This is the third in a series of four striking examples of #TechforGood, and part of our video campaign (watch here) where we called for people to nominate inspiring initiatives of tech being used for wider social impact.
Julia Burkhead is deputy director at the Community Technology Alliance (CTA), an organization fighting poverty and homelessness using big data. Based in San Jose, California, the CTA has been using that Silicon Valley tech spirit to make a tangible difference to the lives of the most vulnerable across the USA.
Florence Broderick quizzed Julia this week to find out just how much of an impact this non-profit is making.
How exactly does the CTA use big data to fight homelessness?
Across the USA there are niche market homelessness management information systems (HMIS) that create a lot of data. Every community has to have one but not all of them use them well which means that big opportunities are being missed. The information created is rich telling us what is and isn’t working. Our goal is to make that data much more accessible because until now these HMISs have been black holes: you put a lot of information in, but don’t get a lot out. Data about humans is complicated so it takes a lot of skill to be able to make strategic decisions with it – this is where we come in.
Which specific problems are the CTA solving?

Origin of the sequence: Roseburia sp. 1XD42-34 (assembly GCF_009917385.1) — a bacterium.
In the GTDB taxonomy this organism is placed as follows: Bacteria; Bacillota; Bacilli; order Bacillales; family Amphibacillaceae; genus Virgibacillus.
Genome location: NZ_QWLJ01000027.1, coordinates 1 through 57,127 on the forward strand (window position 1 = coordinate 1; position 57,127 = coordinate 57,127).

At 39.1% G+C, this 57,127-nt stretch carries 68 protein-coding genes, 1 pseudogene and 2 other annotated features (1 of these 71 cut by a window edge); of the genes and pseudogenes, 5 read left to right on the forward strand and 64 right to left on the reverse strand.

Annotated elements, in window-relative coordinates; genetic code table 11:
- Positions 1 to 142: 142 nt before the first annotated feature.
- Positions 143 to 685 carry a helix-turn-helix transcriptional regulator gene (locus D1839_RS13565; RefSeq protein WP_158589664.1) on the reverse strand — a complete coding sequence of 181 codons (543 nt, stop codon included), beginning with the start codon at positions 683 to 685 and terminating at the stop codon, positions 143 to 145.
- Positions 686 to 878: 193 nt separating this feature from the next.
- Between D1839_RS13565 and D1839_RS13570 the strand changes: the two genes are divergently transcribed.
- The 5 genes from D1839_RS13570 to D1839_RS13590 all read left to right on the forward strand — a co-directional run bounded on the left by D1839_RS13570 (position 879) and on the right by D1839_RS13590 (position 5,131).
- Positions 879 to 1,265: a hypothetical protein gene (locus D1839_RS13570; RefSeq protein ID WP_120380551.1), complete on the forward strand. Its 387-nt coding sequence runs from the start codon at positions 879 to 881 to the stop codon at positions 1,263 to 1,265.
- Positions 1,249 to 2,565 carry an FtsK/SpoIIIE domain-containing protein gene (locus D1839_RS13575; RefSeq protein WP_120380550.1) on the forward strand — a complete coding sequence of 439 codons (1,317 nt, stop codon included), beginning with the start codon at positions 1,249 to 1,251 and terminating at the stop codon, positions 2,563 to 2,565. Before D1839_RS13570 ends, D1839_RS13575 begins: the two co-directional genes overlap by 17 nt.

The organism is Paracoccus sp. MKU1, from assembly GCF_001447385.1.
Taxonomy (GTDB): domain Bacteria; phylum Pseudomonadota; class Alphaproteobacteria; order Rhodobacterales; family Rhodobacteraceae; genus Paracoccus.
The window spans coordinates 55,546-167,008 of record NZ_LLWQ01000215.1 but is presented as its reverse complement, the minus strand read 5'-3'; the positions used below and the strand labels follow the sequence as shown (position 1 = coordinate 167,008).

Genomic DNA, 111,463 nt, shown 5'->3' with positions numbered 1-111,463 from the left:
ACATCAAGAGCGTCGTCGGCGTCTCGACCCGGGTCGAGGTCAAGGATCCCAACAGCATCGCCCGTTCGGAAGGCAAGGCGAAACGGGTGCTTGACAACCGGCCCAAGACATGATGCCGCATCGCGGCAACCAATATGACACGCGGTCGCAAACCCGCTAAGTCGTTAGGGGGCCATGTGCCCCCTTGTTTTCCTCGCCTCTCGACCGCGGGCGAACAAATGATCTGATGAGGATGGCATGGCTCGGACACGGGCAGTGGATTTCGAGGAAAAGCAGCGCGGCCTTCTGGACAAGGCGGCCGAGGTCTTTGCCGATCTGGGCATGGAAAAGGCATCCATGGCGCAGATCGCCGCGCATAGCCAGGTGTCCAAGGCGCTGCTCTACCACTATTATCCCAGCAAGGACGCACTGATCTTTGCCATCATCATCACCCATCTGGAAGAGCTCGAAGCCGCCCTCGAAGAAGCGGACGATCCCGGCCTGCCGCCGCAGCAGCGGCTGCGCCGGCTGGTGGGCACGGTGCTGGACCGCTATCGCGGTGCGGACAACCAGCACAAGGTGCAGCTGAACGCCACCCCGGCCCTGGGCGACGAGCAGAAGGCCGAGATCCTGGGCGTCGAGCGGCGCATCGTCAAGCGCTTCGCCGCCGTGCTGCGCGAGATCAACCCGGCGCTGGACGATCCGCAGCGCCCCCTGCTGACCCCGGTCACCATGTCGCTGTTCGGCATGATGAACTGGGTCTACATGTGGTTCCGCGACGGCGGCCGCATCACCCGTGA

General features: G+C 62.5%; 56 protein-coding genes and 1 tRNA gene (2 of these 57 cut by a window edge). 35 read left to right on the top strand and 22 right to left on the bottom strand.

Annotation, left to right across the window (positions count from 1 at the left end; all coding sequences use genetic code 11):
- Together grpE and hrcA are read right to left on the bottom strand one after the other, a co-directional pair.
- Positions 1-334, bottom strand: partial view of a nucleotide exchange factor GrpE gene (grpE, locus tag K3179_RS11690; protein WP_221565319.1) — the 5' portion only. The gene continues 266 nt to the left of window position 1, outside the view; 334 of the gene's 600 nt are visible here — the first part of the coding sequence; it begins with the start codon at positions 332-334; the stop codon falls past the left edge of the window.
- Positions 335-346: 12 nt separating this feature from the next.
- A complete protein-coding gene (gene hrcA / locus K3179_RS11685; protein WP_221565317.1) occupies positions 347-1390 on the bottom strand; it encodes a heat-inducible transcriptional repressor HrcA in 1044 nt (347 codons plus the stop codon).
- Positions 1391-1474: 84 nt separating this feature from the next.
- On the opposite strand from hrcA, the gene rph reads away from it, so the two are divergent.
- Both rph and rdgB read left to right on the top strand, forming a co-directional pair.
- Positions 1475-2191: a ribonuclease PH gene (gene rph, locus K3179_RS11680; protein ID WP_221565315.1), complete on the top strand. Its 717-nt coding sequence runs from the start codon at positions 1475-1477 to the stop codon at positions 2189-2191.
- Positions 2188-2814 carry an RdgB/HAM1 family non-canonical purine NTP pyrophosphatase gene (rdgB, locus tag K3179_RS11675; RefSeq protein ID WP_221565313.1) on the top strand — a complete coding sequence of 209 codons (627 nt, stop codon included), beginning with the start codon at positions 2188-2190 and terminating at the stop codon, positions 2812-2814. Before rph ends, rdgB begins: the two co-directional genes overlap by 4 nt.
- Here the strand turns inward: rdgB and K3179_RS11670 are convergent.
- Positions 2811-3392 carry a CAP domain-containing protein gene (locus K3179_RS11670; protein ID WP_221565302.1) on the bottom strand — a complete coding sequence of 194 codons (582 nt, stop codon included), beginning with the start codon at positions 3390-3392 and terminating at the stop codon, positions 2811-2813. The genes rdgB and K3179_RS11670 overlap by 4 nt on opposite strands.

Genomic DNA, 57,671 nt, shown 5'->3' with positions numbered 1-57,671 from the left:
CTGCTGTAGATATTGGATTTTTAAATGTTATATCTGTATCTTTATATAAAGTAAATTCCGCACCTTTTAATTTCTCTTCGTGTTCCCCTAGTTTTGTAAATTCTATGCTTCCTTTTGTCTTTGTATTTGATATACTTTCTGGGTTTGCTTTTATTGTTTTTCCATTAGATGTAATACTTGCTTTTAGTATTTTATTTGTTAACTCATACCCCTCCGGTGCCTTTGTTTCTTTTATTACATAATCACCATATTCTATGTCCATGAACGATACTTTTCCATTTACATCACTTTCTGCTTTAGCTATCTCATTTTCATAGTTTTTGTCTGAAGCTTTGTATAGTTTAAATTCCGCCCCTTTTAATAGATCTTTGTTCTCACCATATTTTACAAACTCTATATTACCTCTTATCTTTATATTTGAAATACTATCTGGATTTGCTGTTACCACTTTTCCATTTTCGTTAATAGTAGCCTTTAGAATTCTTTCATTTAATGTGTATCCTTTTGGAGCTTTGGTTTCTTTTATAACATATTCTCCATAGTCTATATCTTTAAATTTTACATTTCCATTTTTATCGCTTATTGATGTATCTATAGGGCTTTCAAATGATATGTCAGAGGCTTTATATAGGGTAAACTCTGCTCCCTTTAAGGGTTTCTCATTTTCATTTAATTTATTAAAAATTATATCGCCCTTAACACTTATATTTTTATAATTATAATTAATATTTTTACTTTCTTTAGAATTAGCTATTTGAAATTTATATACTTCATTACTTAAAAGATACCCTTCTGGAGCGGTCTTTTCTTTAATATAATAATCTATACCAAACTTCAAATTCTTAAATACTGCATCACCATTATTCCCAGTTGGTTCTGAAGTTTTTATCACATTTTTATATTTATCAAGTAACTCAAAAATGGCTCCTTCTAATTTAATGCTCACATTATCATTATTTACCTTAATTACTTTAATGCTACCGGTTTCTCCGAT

By using data mining tools, we can identify the root causes of poverty and homelessness and work out the best solutions to end those issues, not just manage them. We only have a limited amount of resources to help people and we want to make sure that they are allocated correctly.
A partner of ours analyzed our data, which helped us to determine and identify the characteristics of the people who would be best served by our services. As an example, we were finding that fully subsidized apartments were being given to people that didn’t necessarily need them and could have just been given mid-range services. We are working hard to solve this problem.
How important is tech as a catalyst for social good?
So many of our biggest issues cannot be fought with dollars. And in our case, without tech we’re just a few people handing out blankets and soup. Our passion is not just data, it’s shared data. One agency on its own can collect information on an Excel spreadsheet, but to make a difference we have to measure as a collective to know how to really solve the big problems.
What led you to a career in the non-profit sector?
I grew up in the Bay Area and never really understood the meaning of jobs in Silicon Valley – I was always questioning how I could change things. The Valley often revolves around money and I didn’t know where I would fit in. I’d always said I wanted to volunteer for a living and was lucky to find this niche overlap between tech and charity so that I could work to create meaning – not just money.
Which of your projects would you highlight as being particularly successful?
Over the past 4 years, we’ve been one of many organizations working on the 100,000 homes campaign. It was a nationwide effort to help communities find permanent housing for 100,000 medically vulnerable and chronically homeless Americans in four years without using significant new tax money. The data we extract has played an important part in this and we’re proud to say that we have reached our collective goal of housing more than 100,000 people, including more than 30,000 veterans, saving the American taxpayer $1.3 billion in the process.